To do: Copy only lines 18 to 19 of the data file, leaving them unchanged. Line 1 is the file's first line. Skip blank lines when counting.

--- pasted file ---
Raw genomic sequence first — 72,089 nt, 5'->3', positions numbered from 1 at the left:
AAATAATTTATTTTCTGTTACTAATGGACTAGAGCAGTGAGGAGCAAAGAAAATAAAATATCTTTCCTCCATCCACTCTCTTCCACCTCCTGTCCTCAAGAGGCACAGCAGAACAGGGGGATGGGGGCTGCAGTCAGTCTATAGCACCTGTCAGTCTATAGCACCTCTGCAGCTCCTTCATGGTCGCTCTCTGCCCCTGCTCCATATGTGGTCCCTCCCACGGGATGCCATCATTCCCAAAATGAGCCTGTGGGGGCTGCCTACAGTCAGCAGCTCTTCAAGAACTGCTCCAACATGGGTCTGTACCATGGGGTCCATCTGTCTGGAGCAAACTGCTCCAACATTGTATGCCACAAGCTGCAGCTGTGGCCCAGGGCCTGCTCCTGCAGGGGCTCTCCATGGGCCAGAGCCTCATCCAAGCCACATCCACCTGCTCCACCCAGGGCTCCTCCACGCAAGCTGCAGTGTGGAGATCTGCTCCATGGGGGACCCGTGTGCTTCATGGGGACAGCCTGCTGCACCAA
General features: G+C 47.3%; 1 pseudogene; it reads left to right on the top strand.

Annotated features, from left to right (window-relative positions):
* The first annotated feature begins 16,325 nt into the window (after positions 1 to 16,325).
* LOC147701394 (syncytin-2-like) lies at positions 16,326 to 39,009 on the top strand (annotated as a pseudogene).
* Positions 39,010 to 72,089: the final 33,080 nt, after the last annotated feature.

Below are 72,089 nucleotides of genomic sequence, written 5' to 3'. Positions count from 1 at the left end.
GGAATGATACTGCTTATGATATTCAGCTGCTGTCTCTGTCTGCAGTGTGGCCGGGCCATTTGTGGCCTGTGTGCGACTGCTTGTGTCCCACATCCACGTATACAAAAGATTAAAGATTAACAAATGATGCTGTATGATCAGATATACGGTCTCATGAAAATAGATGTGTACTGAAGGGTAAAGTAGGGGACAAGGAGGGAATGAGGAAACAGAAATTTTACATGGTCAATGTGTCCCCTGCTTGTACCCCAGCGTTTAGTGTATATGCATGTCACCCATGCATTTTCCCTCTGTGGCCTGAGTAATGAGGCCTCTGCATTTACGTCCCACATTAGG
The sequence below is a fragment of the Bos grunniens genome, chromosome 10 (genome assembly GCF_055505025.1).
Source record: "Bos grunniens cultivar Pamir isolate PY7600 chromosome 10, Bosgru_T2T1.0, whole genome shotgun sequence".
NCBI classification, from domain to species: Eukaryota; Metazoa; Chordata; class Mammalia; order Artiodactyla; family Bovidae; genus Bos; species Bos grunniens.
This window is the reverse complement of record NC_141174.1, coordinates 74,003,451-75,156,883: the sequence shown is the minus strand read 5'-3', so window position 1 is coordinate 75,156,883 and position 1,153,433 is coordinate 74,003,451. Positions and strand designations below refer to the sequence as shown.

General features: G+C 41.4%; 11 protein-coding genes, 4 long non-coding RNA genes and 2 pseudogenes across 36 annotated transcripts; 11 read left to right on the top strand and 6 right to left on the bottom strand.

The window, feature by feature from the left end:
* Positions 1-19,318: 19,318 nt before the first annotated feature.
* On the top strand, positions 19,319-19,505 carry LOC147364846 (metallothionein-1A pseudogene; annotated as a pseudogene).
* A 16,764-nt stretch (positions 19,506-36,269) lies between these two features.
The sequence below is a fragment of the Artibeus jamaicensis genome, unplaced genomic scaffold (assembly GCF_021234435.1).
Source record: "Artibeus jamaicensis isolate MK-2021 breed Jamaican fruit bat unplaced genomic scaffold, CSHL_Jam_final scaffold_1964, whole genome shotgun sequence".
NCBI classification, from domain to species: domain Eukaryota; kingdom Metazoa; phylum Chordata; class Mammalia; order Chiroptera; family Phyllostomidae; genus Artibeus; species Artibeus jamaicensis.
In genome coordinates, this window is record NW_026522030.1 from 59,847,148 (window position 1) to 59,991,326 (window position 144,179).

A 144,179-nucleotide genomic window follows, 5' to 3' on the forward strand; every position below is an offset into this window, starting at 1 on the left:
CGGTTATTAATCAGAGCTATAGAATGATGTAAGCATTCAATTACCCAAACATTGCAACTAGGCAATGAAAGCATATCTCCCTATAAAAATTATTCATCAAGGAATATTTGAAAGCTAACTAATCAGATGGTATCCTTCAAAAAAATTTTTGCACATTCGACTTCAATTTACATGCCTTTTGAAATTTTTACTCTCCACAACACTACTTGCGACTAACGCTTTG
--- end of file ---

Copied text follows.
* A 16,764-nt stretch (positions 19,506-36,269) lies between these two features.
The sequence below is a fragment of the Artibeus jamaicensis genome, unplaced genomic scaffold (assembly GCF_021234435.1).